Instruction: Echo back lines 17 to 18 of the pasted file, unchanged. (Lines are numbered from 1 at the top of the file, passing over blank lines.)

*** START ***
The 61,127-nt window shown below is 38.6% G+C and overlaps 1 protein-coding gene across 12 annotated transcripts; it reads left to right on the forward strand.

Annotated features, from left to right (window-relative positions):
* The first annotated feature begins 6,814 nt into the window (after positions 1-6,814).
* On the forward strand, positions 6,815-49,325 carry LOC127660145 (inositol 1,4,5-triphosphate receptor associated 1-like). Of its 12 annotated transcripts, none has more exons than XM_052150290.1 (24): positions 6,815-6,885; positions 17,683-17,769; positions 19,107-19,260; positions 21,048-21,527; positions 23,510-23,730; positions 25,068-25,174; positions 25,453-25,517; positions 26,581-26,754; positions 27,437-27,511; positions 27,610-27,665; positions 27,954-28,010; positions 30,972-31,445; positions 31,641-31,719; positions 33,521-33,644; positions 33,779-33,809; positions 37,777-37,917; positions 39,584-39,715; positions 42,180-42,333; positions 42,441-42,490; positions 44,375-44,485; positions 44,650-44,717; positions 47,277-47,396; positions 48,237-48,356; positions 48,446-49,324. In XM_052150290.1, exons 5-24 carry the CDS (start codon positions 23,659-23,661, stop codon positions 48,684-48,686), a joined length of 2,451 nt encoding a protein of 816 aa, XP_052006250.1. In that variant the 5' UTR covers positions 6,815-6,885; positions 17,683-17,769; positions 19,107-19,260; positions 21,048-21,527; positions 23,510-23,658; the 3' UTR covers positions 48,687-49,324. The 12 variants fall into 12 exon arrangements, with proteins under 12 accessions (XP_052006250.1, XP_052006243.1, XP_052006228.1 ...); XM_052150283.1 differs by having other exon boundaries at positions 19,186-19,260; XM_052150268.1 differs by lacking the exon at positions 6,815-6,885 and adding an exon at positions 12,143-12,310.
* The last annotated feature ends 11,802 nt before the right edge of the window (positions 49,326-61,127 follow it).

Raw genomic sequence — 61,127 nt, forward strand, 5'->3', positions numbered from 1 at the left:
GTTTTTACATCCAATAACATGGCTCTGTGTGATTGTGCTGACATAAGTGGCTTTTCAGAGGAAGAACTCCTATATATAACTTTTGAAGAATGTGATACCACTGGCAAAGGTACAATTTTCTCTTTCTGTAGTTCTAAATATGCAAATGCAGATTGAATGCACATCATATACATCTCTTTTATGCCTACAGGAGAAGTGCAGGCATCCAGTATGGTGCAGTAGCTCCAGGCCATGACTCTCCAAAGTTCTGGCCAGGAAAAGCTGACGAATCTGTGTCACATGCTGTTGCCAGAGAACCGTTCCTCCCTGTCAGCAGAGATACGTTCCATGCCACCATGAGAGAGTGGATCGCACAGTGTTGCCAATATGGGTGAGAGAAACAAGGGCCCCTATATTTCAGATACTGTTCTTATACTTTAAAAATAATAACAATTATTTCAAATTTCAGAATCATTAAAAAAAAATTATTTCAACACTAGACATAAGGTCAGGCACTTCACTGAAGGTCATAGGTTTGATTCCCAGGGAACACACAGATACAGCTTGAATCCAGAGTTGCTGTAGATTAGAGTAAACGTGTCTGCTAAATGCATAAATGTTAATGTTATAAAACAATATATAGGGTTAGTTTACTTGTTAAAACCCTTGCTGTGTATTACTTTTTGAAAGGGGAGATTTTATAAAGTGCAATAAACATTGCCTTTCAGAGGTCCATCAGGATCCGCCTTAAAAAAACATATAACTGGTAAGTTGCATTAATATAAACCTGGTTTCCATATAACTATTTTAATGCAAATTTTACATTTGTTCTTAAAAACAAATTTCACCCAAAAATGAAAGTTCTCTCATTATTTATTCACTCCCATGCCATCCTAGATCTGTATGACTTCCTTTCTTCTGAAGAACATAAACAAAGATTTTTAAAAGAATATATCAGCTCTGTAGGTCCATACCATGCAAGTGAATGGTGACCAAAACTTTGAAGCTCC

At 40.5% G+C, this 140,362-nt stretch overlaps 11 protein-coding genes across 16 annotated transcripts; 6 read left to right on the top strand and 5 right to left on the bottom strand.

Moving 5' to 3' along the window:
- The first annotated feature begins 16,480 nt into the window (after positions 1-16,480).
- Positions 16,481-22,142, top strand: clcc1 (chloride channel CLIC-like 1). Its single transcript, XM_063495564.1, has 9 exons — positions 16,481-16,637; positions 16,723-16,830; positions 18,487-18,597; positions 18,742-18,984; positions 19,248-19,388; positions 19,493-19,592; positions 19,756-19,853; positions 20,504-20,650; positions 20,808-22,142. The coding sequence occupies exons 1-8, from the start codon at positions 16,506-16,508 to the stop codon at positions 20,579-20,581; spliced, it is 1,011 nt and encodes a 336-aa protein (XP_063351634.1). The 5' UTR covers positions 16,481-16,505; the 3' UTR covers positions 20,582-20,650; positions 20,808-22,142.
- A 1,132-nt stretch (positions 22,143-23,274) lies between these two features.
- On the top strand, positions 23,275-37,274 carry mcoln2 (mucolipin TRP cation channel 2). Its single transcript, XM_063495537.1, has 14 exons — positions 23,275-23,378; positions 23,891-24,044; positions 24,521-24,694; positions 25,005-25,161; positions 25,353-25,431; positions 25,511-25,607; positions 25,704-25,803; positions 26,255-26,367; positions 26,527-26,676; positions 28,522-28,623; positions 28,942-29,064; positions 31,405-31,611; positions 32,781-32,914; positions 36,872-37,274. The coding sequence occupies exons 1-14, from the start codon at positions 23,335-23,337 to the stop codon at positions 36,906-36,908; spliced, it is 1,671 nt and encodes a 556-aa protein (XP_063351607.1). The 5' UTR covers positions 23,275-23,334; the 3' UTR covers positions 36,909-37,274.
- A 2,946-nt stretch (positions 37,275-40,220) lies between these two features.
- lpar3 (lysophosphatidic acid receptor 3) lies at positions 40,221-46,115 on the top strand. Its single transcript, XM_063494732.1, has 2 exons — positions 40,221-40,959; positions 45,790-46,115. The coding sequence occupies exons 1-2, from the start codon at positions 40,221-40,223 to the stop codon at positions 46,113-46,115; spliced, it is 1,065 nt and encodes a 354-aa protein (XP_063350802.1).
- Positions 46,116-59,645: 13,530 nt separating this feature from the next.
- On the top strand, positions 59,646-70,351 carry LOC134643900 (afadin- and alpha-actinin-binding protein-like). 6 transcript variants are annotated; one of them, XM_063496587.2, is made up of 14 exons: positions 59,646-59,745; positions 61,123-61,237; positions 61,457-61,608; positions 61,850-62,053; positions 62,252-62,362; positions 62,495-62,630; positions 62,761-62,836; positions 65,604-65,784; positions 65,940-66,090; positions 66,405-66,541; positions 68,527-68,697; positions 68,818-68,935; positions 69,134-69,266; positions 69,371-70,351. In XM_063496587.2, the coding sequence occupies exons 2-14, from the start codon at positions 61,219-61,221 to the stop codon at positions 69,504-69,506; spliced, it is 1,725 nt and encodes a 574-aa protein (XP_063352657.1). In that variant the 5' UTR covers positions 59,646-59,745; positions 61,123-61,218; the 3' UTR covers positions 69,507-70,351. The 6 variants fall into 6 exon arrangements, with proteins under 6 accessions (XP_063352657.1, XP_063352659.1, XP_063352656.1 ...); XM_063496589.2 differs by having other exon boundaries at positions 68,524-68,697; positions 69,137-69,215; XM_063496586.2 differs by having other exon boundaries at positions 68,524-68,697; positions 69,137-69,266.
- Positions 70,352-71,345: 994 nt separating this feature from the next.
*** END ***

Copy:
- On the top strand, positions 59,646-70,351 carry LOC134643900 (afadin- and alpha-actinin-binding protein-like). 6 transcript variants are annotated; one of them, XM_063496587.2, is made up of 14 exons: positions 59,646-59,745; positions 61,123-61,237; positions 61,457-61,608; positions 61,850-62,053; positions 62,252-62,362; positions 62,495-62,630; positions 62,761-62,836; positions 65,604-65,784; positions 65,940-66,090; positions 66,405-66,541; positions 68,527-68,697; positions 68,818-68,935; positions 69,134-69,266; positions 69,371-70,351. In XM_063496587.2, the coding sequence occupies exons 2-14, from the start codon at positions 61,219-61,221 to the stop codon at positions 69,504-69,506; spliced, it is 1,725 nt and encodes a 574-aa protein (XP_063352657.1). In that variant the 5' UTR covers positions 59,646-59,745; positions 61,123-61,218; the 3' UTR covers positions 69,507-70,351. The 6 variants fall into 6 exon arrangements, with proteins under 6 accessions (XP_063352657.1, XP_063352659.1, XP_063352656.1 ...); XM_063496589.2 differs by having other exon boundaries at positions 68,524-68,697; positions 69,137-69,215; XM_063496586.2 differs by having other exon boundaries at positions 68,524-68,697; positions 69,137-69,266.
- Positions 70,352-71,345: 994 nt separating this feature from the next.